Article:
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Earlier this year, AMD made it very clear that they wanted to challenge Intel in several market segments. The first fight was over low power, light weight laptops with the launch of the AMD E-350 which took on the Intel Atom. It was a grueling match that ended in a split decision for AMD. Now it is time for the mainstream desktop championship to be put on the line against AMD’s new A8-3850/A6-3650 APUs and their new corner man, the Hudson FCH. Does AMDs new contender have what it takes to take the title belt?

The Llano APU Architecture

Code named Llano, you can easily see why AMD calls this chip design an APU (Accelerated Processing Unit). It combines a 32nm K10 “Stars” based CPU, up to 400 Radeon 6000 series SIMDs, and now the entire northbridge. While similar in design to the Intel Sandy Bridge, AMD is more balanced in their approach. The APU lineup is below and I will be testing both the A8-3850 and A6-3650 in this review.

On-Die Graphics

The GPU portion of AMD Llano is nearly half of the chip and promises entry level discrete card performance. This is a very smart move on AMDs part as weak graphics are one of the first things you notice about entry level PCs. This is also the one area AMD has a huge advantage over Intel. In this review, we will test two variations of the “Sumo” Radeon chip in the 6550D and 6530D.

When you compare the “Sumo” GPUs to other offerings from AMD, their name and specs put them between the AMD 6450 and AMD 6570 dedicated cards. The “D” stands for desktop, but is mainly just to distinguish these as not being a dedicated card. Also in the chart you will notice the “Sumo” GPUs can be linked via CrossFireX to dedicated cards in the same performance range. This is a great feature, as those who buy an entry level dedicated card will get more than what they pay for paired up with an A75 board and APU.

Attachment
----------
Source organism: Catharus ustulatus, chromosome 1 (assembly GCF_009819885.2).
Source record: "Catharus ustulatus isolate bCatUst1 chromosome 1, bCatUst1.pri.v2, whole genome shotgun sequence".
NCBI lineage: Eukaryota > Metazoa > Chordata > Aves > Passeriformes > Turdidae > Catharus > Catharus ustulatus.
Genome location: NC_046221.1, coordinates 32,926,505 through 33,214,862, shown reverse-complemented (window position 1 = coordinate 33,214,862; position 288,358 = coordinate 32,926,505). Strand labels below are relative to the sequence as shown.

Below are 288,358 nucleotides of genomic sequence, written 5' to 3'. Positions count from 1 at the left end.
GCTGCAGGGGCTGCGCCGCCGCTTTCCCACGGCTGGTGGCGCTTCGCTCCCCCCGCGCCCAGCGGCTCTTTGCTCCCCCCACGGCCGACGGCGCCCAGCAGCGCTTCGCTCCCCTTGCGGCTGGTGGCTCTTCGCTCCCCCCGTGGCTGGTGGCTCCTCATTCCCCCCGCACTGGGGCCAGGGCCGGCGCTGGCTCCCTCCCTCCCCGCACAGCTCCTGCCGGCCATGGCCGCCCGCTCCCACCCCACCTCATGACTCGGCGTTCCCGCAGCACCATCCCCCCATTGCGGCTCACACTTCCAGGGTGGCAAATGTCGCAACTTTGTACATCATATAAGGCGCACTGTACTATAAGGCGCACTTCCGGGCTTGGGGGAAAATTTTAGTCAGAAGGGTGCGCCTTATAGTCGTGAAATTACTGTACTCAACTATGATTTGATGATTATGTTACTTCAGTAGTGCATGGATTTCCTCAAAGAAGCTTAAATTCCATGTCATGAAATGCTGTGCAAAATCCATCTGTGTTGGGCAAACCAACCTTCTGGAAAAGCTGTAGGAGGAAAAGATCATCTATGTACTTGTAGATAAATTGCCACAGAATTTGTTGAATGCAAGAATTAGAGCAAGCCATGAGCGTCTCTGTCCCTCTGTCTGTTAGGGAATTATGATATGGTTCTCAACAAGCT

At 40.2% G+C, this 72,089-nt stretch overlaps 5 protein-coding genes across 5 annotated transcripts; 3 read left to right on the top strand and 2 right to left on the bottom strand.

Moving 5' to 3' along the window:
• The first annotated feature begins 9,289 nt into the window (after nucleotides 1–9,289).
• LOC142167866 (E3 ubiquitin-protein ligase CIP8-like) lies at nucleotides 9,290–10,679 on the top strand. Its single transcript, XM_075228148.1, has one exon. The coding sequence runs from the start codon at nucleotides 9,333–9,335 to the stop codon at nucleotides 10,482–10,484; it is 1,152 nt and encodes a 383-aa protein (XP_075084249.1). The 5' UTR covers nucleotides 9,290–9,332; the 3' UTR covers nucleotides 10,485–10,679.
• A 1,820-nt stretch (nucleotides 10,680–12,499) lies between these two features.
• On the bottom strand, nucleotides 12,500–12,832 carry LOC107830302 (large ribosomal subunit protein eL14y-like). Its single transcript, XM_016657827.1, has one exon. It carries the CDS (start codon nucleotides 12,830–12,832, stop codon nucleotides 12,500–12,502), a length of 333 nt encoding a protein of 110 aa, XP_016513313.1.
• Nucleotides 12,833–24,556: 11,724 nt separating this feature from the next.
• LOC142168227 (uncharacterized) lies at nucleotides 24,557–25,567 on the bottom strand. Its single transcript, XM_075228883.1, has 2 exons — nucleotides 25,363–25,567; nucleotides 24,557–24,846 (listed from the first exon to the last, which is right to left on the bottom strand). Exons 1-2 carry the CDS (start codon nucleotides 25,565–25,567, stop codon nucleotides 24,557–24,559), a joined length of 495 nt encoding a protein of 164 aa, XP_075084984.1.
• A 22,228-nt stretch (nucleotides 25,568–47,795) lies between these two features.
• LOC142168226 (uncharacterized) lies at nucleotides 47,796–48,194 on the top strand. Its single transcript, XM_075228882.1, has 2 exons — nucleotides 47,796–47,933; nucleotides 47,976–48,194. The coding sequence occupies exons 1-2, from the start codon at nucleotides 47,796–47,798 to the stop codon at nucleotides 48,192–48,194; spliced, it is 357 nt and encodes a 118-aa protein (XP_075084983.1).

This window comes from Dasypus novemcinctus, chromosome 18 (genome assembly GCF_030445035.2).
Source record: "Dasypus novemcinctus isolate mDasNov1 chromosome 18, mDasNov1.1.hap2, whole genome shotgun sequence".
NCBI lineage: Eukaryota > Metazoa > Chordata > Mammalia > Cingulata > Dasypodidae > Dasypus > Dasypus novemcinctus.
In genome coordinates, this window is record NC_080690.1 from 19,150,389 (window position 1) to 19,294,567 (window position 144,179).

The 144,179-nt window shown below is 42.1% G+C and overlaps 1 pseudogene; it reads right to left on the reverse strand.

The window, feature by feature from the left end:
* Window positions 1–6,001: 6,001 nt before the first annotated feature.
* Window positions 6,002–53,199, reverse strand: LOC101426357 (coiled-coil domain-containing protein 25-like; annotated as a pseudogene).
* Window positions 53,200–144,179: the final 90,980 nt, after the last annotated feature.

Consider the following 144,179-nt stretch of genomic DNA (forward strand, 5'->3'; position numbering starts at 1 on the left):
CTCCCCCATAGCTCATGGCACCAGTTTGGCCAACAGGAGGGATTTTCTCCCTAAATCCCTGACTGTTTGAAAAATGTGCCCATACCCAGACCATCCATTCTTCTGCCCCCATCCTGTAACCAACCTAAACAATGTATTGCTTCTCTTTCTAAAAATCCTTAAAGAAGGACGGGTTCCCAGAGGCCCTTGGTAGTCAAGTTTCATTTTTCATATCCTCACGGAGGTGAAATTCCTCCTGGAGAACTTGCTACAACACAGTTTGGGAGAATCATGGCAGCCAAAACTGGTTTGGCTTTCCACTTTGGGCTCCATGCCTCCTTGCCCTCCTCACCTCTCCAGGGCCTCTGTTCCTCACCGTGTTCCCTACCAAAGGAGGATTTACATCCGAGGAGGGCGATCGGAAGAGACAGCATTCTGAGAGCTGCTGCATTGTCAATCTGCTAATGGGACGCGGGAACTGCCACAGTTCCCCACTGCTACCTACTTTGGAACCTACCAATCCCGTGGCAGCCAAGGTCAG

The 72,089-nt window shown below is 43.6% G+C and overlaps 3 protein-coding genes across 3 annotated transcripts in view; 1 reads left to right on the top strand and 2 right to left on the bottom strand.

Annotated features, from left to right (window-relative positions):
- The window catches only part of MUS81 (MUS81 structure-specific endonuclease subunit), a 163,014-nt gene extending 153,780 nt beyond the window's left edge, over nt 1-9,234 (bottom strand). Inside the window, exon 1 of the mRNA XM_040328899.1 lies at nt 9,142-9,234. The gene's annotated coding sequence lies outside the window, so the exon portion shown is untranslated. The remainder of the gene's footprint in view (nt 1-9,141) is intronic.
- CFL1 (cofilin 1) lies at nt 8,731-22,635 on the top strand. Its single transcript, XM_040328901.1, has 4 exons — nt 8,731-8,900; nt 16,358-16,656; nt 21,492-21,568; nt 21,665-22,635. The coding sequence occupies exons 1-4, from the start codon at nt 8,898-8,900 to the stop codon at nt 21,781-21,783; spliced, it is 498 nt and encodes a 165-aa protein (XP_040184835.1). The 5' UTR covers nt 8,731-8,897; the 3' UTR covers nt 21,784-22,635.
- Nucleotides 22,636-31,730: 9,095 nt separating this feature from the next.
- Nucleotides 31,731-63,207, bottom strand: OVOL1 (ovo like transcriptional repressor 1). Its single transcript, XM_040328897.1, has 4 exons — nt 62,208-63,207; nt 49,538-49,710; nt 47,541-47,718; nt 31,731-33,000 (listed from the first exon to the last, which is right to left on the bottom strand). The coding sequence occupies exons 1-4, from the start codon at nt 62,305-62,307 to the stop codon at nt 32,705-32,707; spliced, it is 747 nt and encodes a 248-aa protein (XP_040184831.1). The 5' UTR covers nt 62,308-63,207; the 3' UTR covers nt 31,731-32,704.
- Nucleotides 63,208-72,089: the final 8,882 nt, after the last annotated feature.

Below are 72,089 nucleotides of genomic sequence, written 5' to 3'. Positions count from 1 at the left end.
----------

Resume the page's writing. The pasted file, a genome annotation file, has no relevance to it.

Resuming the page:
On-Die CPU and Northbridge

There is nothing really new to the CPU side of the A8-3850 and A6-3650. It is a “Stars” core design from the AMD K10 block of CPUs. It has been shrunk down to 32nm and uses HKMG (High-K Metal Gates). These cores come with 1 MB of L2 cache instead of the 512 KB you find on other K10 chips like the Athlon II. These seemingly minor updates should push the APU performance north of similar quad-core K10 “Propus” CPUs.

The final piece of the APU architecture is how it communicates with the world. AMD has used an on-die memory controller for almost a decade, but this is of a different breed. The A8-3850 and A6-3650 both support up to 4 DDR3 DIMMs up to 1866 MHz, though AMD has cautioned that official support is only for two DIMMs at this clock speed. The APU shares resources with the on-die GPU with the most noticeable being the memory controller.

New to AMD is the on-die northbridge which is responsible for video output, PCIe graphics, and southbridge communication. The APUs can handle one each of a DisplayPort 1.1a, 1.4a HDMI port, DVI-D, and legacy VGA via a 4x PCIe lane. It can handle up to 3 displays in Eyefinity at 1080p or a single display up to 2560 x 1600. The APUs also have one 16x PCIe and up to four 1x PCIe lanes (which can be combined into a single 4x PCIe lane). Including the four PCIe lanes used for the display output, this makes up all of the APUs 24 PCIe lanes.

The final task of the on-die northbridge is communication with the southbridge. This comes in the form of a single link from the APU to the Hudson FCH (Fusion Controller Hub). The UMI 2.0 or Unified Media Interface 2.0 is clocked normally at 2.0 GHz and transmits 2 GB/s of data. This is the same bandwidth as a PCIe 2.0 4x link. Now lets take a look at the Hudson FCH which takes the place of a southbridge.

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